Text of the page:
The majestic Boka Kotorska Bay marks Croatia’s border with Montenegro. Nestled in this breathtaking scenery is picturesque Kotor, Montenegro’s third largest city and an ideal destination for a day trip from Dubrovnik.
Still little known to tourists, the traces left by Venetian rule are evident in Kotor and it is not uncommon to find inscriptions in Italian.
The old town is a triangle jutting out towards the sea, bordered by mighty walls that have stood for hundreds of years. Strolling through its narrow streets and squares lined with elegant stone palaces is an enchantment, and the views of the sea with the sheer cliffs of the Dinaric Alps are nothing short of marvellous.
Many tourists visit Kotor in a few hours, but we suggest staying overnight at least. When the sun goes down and the cruise passengers and day-trippers leave, Kotor reveals an unsuspected vibrancy: squares, streets and monuments light up and bars and restaurants come alive with people, giving the town a magical atmosphere that would be a shame to miss!
This pearl of Montenegro is also the location of important events such as the Refresh Festival, the Sea Rock Festival and Kotor Art, proving that this is not a cookie-cutter town tailor-made for tourists but a vibrant city, full of cultural ferment.
It really is worth abandoning Croatia’s sunny beaches for a day or more to visit Kotor and its bay, a surprising and magical place where nature, history and human ingenuity seem to have come together to create an open-air masterpiece.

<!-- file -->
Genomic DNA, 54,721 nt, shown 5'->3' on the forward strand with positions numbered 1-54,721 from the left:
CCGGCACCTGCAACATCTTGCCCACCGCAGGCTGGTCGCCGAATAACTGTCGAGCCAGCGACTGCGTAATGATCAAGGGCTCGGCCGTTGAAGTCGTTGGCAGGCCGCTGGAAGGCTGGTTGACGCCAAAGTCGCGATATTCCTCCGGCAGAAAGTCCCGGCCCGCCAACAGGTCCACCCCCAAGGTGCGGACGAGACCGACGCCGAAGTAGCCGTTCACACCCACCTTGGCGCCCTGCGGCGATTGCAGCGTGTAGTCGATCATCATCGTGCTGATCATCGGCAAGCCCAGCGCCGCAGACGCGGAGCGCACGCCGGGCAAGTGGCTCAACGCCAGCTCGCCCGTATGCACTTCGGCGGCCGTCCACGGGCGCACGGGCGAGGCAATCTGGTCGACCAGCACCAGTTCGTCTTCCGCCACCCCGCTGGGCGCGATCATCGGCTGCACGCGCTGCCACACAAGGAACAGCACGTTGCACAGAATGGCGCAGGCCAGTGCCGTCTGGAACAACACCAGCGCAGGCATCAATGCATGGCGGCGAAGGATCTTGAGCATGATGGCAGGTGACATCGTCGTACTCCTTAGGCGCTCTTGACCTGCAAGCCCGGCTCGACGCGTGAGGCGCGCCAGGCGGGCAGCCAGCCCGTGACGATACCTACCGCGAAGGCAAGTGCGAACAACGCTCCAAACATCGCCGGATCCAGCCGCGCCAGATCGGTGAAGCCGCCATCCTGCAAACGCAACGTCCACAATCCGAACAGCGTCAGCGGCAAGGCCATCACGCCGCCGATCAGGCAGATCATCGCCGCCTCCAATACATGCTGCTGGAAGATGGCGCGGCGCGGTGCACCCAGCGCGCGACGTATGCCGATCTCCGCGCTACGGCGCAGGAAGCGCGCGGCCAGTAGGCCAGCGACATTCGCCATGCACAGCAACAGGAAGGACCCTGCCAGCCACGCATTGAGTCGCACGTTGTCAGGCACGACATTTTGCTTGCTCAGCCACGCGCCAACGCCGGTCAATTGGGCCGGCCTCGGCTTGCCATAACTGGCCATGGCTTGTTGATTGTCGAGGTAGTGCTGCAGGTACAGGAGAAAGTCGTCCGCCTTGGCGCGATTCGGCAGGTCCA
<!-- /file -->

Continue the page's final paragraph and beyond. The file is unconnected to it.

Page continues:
The old town of Kotor is small and can be easily walked around in a few hours, yet it is incredibly rich in things to see. Cars are not allowed to circulate, which makes walking around the centre not only safe but also very relaxing… apart from the climbs!
Here are the must-see attractions in Kotor.
Kotor’s top attraction is undoubtedly the natural setting in which this enchanting town is set, namely the Boka Kotorska Bay (also known as the Bride of the Adriatic). This is a complex of basins created by deep inlets whose shape from above looks like three triangles with irregular sides.
Narrow and long, with a jagged profile, these basins often compared to a Norwegian fjord are the largest natural harbour in the Adriatic and one of the most enchanting places in the entire Mediterranean. They are surrounded by spectacular mountains reaching up to 1800 metres in height.
Despite the rugged coastline, small settlements have sprung up along the Boka Kotorska Bay since ancient times, forming the nuclei of the pretty villages that can be visited today.
The best way to admire the beauty of this very special place is a boat trip; alternatively, you can admire them by taking the coastal road from Kotor to Herceg Novi (43 km). It is a very winding road and requires careful driving, but you will be rewarded with breathtaking views.
The defensive walls of Kotor are a sight both impressive and impressive: a serpentine stone wall visible from almost every point of the town, squeezed within them. The original core dates back to the 9th century B.C.; in the 14th century, the first complete circle was completed, which was modified several times until the 19th century.
In some sections, the walls almost seem to be a natural extension of the mountain – a very fascinating effect; along the walls are the entrance gates to the city and several imposing bastions stand.
If you are feeling energetic, you can climb the 1350 steps up the hill of St John to a height of 260 metres and enjoy a breathtaking view of the red roofs of the old town and the Boka Kotorska Bay. There are two entrances leading to the steps, near the South Gate and the North Gate.